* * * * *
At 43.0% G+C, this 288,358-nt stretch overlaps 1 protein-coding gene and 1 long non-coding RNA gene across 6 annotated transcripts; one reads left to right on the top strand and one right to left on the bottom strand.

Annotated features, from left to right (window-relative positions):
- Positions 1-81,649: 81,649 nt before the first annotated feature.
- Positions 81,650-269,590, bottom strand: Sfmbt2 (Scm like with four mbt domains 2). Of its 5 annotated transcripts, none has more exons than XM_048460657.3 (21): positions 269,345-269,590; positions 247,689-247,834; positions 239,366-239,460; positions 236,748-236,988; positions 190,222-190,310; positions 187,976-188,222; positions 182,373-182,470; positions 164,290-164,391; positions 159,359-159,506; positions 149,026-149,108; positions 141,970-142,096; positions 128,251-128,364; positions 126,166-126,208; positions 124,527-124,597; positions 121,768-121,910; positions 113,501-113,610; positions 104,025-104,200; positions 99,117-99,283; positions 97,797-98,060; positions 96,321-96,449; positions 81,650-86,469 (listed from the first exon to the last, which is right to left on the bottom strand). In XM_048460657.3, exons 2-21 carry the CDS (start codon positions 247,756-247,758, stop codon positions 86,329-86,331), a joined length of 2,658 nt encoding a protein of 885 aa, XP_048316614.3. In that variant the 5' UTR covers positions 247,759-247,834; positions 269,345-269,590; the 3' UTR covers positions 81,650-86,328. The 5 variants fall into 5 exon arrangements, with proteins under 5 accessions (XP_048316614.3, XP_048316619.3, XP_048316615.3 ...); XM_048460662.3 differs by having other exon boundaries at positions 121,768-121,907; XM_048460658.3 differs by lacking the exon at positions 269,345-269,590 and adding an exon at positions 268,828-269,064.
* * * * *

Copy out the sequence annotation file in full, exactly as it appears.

At 43.0% G+C, this 288,358-nt stretch overlaps 1 protein-coding gene and 1 long non-coding RNA gene across 6 annotated transcripts; one reads left to right on the top strand and one right to left on the bottom strand.

Annotated features, from left to right (window-relative positions):
- Positions 1-81,649: 81,649 nt before the first annotated feature.
- Positions 81,650-269,590, bottom strand: Sfmbt2 (Scm like with four mbt domains 2). Of its 5 annotated transcripts, none has more exons than XM_048460657.3 (21): positions 269,345-269,590; positions 247,689-247,834; positions 239,366-239,460; positions 236,748-236,988; positions 190,222-190,310; positions 187,976-188,222; positions 182,373-182,470; positions 164,290-164,391; positions 159,359-159,506; positions 149,026-149,108; positions 141,970-142,096; positions 128,251-128,364; positions 126,166-126,208; positions 124,527-124,597; positions 121,768-121,910; positions 113,501-113,610; positions 104,025-104,200; positions 99,117-99,283; positions 97,797-98,060; positions 96,321-96,449; positions 81,650-86,469 (listed from the first exon to the last, which is right to left on the bottom strand). In XM_048460657.3, exons 2-21 carry the CDS (start codon positions 247,756-247,758, stop codon positions 86,329-86,331), a joined length of 2,658 nt encoding a protein of 885 aa, XP_048316614.3. In that variant the 5' UTR covers positions 247,759-247,834; positions 269,345-269,590; the 3' UTR covers positions 81,650-86,328. The 5 variants fall into 5 exon arrangements, with proteins under 5 accessions (XP_048316614.3, XP_048316619.3, XP_048316615.3 ...); XM_048460662.3 differs by having other exon boundaries at positions 121,768-121,907; XM_048460658.3 differs by lacking the exon at positions 269,345-269,590 and adding an exon at positions 268,828-269,064.